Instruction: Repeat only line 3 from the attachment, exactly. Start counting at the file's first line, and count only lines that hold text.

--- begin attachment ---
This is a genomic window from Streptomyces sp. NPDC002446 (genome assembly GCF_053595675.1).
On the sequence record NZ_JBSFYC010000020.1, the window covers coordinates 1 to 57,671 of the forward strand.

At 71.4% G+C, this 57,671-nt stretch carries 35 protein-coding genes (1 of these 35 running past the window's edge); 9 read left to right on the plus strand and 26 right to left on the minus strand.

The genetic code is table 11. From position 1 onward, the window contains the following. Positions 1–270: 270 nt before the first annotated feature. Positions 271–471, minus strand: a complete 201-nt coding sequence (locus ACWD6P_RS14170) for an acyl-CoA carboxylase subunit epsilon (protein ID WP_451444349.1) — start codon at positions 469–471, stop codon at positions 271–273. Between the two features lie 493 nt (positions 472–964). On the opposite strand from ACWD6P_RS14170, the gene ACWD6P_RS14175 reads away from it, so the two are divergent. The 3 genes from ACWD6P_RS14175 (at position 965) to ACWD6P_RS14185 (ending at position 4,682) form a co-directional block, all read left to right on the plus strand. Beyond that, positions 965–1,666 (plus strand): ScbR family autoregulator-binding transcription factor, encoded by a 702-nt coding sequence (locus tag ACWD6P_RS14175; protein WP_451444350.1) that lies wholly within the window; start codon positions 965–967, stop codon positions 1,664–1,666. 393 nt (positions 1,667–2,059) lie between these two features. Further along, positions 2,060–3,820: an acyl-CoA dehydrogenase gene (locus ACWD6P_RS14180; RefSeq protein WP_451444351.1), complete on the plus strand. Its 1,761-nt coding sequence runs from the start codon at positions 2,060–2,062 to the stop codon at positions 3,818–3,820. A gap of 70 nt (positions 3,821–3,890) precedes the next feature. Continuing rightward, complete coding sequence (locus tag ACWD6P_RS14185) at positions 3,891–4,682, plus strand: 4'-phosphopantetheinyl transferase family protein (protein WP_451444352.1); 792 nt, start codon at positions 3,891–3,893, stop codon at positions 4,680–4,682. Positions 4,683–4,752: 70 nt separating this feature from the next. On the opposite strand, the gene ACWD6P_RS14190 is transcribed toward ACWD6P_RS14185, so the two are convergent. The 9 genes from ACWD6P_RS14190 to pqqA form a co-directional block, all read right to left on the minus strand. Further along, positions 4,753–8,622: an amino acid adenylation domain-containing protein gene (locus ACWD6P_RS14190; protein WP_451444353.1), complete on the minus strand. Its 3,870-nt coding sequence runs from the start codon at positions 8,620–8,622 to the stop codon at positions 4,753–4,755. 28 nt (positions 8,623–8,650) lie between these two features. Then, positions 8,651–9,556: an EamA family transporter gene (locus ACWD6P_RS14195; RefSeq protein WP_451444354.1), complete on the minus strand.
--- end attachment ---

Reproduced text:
At 71.4% G+C, this 57,671-nt stretch carries 35 protein-coding genes (1 of these 35 running past the window's edge); 9 read left to right on the plus strand and 26 right to left on the minus strand.